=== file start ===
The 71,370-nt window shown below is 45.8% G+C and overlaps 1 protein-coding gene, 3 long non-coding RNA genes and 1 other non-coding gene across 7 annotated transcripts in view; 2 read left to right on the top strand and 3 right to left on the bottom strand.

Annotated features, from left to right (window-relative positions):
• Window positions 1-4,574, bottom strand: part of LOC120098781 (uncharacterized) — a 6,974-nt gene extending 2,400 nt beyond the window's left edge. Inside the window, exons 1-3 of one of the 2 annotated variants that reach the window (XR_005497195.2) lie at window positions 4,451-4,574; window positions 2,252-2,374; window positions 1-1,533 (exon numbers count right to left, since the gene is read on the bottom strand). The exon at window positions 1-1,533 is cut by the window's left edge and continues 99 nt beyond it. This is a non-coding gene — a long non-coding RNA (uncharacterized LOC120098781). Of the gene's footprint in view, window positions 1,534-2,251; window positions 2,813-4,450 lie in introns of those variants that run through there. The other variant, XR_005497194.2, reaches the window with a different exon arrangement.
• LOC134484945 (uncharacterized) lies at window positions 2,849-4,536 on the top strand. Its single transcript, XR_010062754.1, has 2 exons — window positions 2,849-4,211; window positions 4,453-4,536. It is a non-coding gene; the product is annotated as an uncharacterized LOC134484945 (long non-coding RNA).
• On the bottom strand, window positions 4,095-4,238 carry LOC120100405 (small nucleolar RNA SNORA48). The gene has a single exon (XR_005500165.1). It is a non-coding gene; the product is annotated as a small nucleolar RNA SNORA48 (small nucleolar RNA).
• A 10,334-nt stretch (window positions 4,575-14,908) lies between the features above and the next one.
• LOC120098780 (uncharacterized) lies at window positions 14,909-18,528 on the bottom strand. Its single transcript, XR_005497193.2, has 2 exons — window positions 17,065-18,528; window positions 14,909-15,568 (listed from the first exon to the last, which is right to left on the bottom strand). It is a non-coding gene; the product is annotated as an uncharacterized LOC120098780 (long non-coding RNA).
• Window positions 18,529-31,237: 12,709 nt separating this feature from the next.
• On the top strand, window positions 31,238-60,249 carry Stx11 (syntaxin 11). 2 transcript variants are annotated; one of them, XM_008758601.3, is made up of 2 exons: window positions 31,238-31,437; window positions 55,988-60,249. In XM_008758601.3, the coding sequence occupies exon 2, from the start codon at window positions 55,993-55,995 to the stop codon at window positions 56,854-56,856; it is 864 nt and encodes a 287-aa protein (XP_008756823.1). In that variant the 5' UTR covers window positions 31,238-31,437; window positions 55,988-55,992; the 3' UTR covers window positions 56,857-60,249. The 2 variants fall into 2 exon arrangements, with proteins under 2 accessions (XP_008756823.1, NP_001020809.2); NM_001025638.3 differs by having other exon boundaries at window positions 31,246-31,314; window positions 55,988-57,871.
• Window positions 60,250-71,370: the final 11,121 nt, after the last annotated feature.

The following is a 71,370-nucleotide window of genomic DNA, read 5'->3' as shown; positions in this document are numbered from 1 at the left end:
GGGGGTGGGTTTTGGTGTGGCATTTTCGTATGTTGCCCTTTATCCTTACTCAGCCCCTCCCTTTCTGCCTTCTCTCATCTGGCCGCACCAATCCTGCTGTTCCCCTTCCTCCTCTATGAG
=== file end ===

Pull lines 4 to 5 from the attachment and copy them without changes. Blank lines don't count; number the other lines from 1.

• LOC134484945 (uncharacterized) lies at window positions 2,849-4,536 on the top strand. Its single transcript, XR_010062754.1, has 2 exons — window positions 2,849-4,211; window positions 4,453-4,536. It is a non-coding gene; the product is annotated as an uncharacterized LOC134484945 (long non-coding RNA).
• On the bottom strand, window positions 4,095-4,238 carry LOC120100405 (small nucleolar RNA SNORA48). The gene has a single exon (XR_005500165.1). It is a non-coding gene; the product is annotated as a small nucleolar RNA SNORA48 (small nucleolar RNA).